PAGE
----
Clive Matson writes from an itch in his body

By Clive Matson

Wonderment and curiosity fuel the poems in Greed: A Confession. “Things can’t be what they seem,” puzzles Didi Goodman when, after a windstorm, an unusual golden light fills her driveway. She discovers the hue comes from yellow leaves blown to the ground, their color enhanced by a moon that’s no longer blocked by the leaves.
Nature supplies a kaleidoscope of topics: a frog that freezes in winter and thaws for spring; a bird concealed in a variety of shapes but, without awareness, the eye discerns where it is; the confusion of lights at dusk, which is star, which porch light, and which the jeep on a mountain track; a raptor’s boundless world where a morsel of flesh is pin-pointed, “one unlucky pigeon on a wire.” Add a cricket, bones, swallows, hummingbirds, dusk, a burr, a burned-out house, and many more, even paintings of landscapes.

At the core of these poems are natural ironies, or disjunctures, or improbabilities that inspire awe, bafflement, and even disbelief. The poems are frames through which we view this magic. Goodman creates clear windows, often tinged with humor, especially when an event runs counter to intuition. The title poem traces the poet’s curiosity to childhood delight in toads, in berries, and in coins on a laundromat floor. She calls her impulse “greed,” which shows how completely the draw toward wonderment dominates and propels her poetic life. That draw, however, is healthy, enriching, vibrant, and brings to light intricacies of the world.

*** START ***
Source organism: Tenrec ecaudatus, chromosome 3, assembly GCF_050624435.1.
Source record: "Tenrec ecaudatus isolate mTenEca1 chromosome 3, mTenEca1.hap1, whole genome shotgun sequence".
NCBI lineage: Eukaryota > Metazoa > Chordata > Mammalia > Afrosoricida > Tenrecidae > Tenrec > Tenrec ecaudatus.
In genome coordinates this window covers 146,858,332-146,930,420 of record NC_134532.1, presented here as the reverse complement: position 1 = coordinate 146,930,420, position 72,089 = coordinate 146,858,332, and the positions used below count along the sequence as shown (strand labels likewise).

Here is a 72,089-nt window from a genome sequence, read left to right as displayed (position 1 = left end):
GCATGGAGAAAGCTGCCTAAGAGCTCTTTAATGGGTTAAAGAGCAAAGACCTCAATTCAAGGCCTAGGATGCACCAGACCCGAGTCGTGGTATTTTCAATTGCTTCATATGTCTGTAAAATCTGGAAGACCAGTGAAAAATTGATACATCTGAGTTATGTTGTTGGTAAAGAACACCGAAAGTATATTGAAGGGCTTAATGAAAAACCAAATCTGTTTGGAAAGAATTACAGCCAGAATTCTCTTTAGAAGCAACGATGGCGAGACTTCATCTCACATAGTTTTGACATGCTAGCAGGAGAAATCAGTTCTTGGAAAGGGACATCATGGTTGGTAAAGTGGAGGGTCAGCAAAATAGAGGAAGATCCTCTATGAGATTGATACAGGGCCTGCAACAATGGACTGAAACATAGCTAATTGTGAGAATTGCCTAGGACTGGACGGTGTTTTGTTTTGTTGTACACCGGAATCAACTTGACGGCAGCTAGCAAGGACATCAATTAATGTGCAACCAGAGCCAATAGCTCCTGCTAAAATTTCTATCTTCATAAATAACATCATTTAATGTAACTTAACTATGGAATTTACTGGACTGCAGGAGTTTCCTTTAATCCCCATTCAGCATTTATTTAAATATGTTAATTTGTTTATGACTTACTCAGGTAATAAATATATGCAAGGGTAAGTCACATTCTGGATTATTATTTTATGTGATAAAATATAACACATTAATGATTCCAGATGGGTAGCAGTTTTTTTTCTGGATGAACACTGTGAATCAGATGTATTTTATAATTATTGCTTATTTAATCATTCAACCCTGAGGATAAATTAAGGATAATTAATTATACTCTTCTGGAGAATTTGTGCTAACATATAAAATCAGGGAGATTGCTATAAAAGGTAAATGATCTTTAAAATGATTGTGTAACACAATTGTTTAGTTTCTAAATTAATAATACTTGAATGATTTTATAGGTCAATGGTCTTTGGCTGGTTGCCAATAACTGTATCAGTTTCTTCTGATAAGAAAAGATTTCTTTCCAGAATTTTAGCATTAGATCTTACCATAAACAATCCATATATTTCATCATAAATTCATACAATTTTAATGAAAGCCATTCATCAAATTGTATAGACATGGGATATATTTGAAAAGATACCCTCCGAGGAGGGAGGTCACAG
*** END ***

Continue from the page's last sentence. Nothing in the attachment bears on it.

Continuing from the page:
The poet first needs the acuity to notice an event. Curiosity compels her to observe it over time, and this gives the magic a chance to reveal its machinery. With that the poet’s initial goal is achieved. Such immersion elicits an insight, though, often placed at the poem’s end, on some parallel in history, or in human experience, or in mythology. Swallows are “like skiffs on the sea”; hope changes “as easily as water, once, to wine”; we could be salamanders that “ sprout such tiny, useless hands”; we are like cattle facing “wide-spaced slats of change, unable to risk a step.”
Goodman uses a variety of forms, most often the sonnet, and that’s testament to this form’s flexible power. Rhymes and half-rhymes are embedded in her sentences and not often rung, but when it serves to ring them, she will. The tone is generally cool, reflecting her intent to be accurate and to reveal an event, not to exclaim over it. A personal passion ripples through the pieces on Jerusalem, implying longer stories one hopes Goodman will explore. But throughout most of Greed: A Confession the poet’s interest is in discrete happenings. This stipulates that her language be tailored to each topic, and communicate clearly. That she does so in an accessible, conversational style, while fulfilling her forms’ often intricate requirements, is remarkable.
Goodman chooses subjects from our lives, too. She treats vision, aging, memory, desire, and illusion with interest equal to what she gives fauna and flora. Her metaphors, reversing the usual order, then come from the physical world. The heart finds a simile in the Luna moth, “poised for flight, perched on the edge”; the poet’s love varies as much as the “Shostakovich Preludes Opus 34”; a birthday takes on the urgency and “whistled lunacy” of a robin’s song; minute ancestral forces reappear in the present, opening “a sudden canyon at your feet.”
Didi Goodman is a scientist of natural history, which, in these poems, includes human experience. The poet shows us how to see in ways that are revelatory. The pleasure she takes in this process displays itself, with characteristic irony, in “A Certain Joy,” where her persona meets death and comments, “How the sun glints on the beautiful curve of your blade.”

(With help from Sally Bolger and Jack Litewka)